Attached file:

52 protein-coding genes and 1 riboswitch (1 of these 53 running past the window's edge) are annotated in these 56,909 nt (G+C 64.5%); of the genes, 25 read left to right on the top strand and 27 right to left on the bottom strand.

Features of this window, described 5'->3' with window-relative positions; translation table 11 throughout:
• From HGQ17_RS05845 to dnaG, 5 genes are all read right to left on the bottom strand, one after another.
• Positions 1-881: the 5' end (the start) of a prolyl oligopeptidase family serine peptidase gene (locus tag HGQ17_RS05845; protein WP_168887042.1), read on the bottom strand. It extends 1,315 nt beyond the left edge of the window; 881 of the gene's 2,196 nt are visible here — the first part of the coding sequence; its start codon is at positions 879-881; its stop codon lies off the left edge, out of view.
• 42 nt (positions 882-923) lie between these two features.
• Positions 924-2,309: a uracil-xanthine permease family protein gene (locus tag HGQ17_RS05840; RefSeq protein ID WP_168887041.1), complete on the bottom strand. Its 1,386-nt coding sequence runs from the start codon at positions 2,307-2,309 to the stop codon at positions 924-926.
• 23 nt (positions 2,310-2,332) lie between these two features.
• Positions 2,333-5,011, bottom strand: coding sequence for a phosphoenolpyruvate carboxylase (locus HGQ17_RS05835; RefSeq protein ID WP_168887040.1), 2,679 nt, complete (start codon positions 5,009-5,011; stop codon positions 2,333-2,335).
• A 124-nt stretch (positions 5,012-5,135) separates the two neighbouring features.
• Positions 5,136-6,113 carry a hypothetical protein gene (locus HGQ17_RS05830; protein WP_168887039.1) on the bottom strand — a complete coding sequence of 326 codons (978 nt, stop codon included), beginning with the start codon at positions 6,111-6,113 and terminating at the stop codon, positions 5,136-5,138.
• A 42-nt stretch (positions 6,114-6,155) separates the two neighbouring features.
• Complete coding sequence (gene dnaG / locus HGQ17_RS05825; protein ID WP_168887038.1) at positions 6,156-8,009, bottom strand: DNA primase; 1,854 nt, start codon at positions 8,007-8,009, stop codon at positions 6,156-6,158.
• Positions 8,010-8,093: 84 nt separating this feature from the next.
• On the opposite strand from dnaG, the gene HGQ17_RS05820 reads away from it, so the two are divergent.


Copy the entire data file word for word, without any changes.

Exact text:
52 protein-coding genes and 1 riboswitch (1 of these 53 running past the window's edge) are annotated in these 56,909 nt (G+C 64.5%); of the genes, 25 read left to right on the top strand and 27 right to left on the bottom strand.

Features of this window, described 5'->3' with window-relative positions; translation table 11 throughout:
• From HGQ17_RS05845 to dnaG, 5 genes are all read right to left on the bottom strand, one after another.
• Positions 1-881: the 5' end (the start) of a prolyl oligopeptidase family serine peptidase gene (locus tag HGQ17_RS05845; protein WP_168887042.1), read on the bottom strand. It extends 1,315 nt beyond the left edge of the window; 881 of the gene's 2,196 nt are visible here — the first part of the coding sequence; its start codon is at positions 879-881; its stop codon lies off the left edge, out of view.
• 42 nt (positions 882-923) lie between these two features.
• Positions 924-2,309: a uracil-xanthine permease family protein gene (locus tag HGQ17_RS05840; RefSeq protein ID WP_168887041.1), complete on the bottom strand. Its 1,386-nt coding sequence runs from the start codon at positions 2,307-2,309 to the stop codon at positions 924-926.
• 23 nt (positions 2,310-2,332) lie between these two features.
• Positions 2,333-5,011, bottom strand: coding sequence for a phosphoenolpyruvate carboxylase (locus HGQ17_RS05835; RefSeq protein ID WP_168887040.1), 2,679 nt, complete (start codon positions 5,009-5,011; stop codon positions 2,333-2,335).
• A 124-nt stretch (positions 5,012-5,135) separates the two neighbouring features.
• Positions 5,136-6,113 carry a hypothetical protein gene (locus HGQ17_RS05830; protein WP_168887039.1) on the bottom strand — a complete coding sequence of 326 codons (978 nt, stop codon included), beginning with the start codon at positions 6,111-6,113 and terminating at the stop codon, positions 5,136-5,138.
• A 42-nt stretch (positions 6,114-6,155) separates the two neighbouring features.
• Complete coding sequence (gene dnaG / locus HGQ17_RS05825; protein ID WP_168887038.1) at positions 6,156-8,009, bottom strand: DNA primase; 1,854 nt, start codon at positions 8,007-8,009, stop codon at positions 6,156-6,158.
• Positions 8,010-8,093: 84 nt separating this feature from the next.
• On the opposite strand from dnaG, the gene HGQ17_RS05820 reads away from it, so the two are divergent.